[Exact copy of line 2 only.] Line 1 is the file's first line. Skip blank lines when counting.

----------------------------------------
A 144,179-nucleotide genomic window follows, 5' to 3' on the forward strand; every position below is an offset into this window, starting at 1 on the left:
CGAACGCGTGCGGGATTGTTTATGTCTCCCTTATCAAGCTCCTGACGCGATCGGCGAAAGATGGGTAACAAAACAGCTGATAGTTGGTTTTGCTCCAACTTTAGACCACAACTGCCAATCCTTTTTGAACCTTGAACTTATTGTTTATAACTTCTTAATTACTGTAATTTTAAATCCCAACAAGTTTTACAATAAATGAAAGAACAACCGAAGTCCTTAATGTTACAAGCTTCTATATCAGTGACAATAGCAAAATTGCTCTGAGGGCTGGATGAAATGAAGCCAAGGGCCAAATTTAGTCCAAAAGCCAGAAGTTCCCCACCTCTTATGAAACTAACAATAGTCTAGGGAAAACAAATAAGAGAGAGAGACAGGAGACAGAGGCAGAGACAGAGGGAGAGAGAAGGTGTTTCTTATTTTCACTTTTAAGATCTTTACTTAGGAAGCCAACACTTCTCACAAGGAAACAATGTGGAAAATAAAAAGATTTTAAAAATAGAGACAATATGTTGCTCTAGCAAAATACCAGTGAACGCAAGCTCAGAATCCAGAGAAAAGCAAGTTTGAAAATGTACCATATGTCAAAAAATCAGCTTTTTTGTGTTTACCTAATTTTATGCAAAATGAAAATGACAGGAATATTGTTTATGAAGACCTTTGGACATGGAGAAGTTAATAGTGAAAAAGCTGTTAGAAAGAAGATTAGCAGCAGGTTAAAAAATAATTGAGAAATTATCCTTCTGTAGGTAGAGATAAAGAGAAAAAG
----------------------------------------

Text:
CGAACGCGTGCGGGATTGTTTATGTCTCCCTTATCAAGCTCCTGACGCGATCGGCGAAAGATGGGTAACAAAACAGCTGATAGTTGGTTTTGCTCCAACTTTAGACCACAACTGCCAATCCTTTTTGAACCTTGAACTTATTGTTTATAACTTCTTAATTACTGTAATTTTAAATCCCAACAAGTTTTACAATAAATGAAAGAACAACCGAAGTCCTTAATGTTACAAGCTTCTATATCAGTGACAATAGCAAAATTGCTCTGAGGGCTGGATGAAATGAAGCCAAGGGCCAAATTTAGTCCAAAAGCCAGAAGTTCCCCACCTCTTATGAAACTAACAATAGTCTAGGGAAAACAAATAAGAGAGAGAGACAGGAGACAGAGGCAGAGACAGAGGGAGAGAGAAGGTGTTTCTTATTTTCACTTTTAAGATCTTTACTTAGGAAGCCAACACTTCTCACAAGGAAACAATGTGGAAAATAAAAAGATTTTAAAAATAGAGACAATATGTTGCTCTAGCAAAATACCAGTGAACGCAAGCTCAGAATCCAGAGAAAAGCAAGTTTGAAAATGTACCATATGTCAAAAAATCAGCTTTTTTGTGTTTACCTAATTTTATGCAAAATGAAAATGACAGGAATATTGTTTATGAAGACCTTTGGACATGGAGAAGTTAATAGTGAAAAAGCTGTTAGAAAGAAGATTAGCAGCAGGTTAAAAAATAATTGAGAAATTATCCTTCTGTAGGTAGAGATAAAGAGAAAAAG